Karrin Allyson: Wild For You (2004)
The change in Karrin Allyson’s performance is significant; but that doesn’t alter the unique vocal presence through which we’ve come to know her and to appreciate for a decade and a half. In Wild For You , we still have the expressive treatment of lyrics, the delicate aura that combines scat singing with meaningful communication, and the sensual interplay that energizes her bands to create spontaneously and naturally.
Never a forceful singer, she combines the cool school with originality. Miles would have made an ideal musical partner. Imagine the sound of his buzzing Harmon mute or the clarion call of his open trumpet as it would soar alongside Allyson’s pearly voice. What she does with this program of pop songs alongside her usual band comes close to that ideal. Guitar, piano, bass, and drums provide the same kind of vocal-like partnership.
”Goin’ Wild For You, Baby” serves as the album’s title track. On it, Allyson casually moves over the lyric with Rod Fleeman’s fluid guitar phrases toggled in seamlessly. Scat singing gives the tune a “devil may care” feeling. Elton’s “Sorry Seems to be the Hardest Word” adds a few accordion expressions to keep the piece on an exotic keel. A syncopated samba feel drives the piece deliciously.
What about “Feel Like Makin’ Love”? Allyson’s natural demure attitude brings this one home free. It’s the way the song was meant to be. No one wants some forceful hype about desire that is announced assertively with demanding overtures. This singer gives her audience just the right touch of class. You get the message without having it thrown in your face.
Carole King’s “It’s Too Late,” on the other hand, works against the grain. The song requires a forced message. It requires enough force to let the recipient know exactly where he stands. Were an unwelcome door-to-door salesman to show up on your front porch this afternoon, you’d assertively usher him away with a forceful attitude. With this familiar gem, it’s a parallel situation: the song requires more emphasis.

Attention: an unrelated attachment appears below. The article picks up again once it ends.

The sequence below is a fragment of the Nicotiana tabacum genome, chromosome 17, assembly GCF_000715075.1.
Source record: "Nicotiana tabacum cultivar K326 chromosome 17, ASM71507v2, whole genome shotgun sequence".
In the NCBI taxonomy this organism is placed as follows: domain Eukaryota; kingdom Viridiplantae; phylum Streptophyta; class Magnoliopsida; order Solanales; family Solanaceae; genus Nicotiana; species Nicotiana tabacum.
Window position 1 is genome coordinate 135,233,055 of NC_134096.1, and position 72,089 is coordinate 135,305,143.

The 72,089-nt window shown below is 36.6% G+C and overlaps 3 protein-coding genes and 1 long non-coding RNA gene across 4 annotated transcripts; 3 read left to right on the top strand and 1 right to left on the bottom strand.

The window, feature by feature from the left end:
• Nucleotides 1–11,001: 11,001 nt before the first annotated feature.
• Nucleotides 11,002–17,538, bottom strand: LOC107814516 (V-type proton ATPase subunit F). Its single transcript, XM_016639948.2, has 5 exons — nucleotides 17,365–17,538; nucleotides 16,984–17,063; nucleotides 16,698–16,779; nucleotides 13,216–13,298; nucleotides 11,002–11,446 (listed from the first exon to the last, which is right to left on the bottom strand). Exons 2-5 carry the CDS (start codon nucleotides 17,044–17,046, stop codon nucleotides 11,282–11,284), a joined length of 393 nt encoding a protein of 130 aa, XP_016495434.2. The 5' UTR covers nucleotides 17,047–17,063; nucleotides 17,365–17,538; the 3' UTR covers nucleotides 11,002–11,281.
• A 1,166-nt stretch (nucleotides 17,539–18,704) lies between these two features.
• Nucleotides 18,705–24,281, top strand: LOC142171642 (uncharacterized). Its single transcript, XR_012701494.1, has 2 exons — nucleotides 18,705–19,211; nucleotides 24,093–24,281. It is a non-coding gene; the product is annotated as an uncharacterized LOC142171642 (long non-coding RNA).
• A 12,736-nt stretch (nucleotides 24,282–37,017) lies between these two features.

Allyson is at her best with quiet arrangements. Carly Simon’s songs, Ewan MacColl’s “The First Time Ever I Saw Your Face” and Jimmy Webb’s ballad work quite well. Melissa Manchester’s “I Got Eyes” works the best. On it, Allyson combines her gentle sweetness with an athletic rhythm that twists and turns. She makes you feel as if you’re out on the dance floor in good company.
Allyson’s unique interpretation makes each of these songs her own. Her earnest respect for artistic beauty guarantees a success with every album she makes.
Track Listing: All I Want; Don
Personnel: Karrin Allyson- vocals, percussion, piano, Fender Rhodes; Gil Goldstein- piano, accordion, Hammond B-3 organ, Fender Rhodes; Paul Smith- Fender Rhodes; Danny Embrey- acoustic guitar; Rod Fleeman- electric & acoustic guitars; Bob Bowman- acoustic bass; Todd Strait- drums, percussion.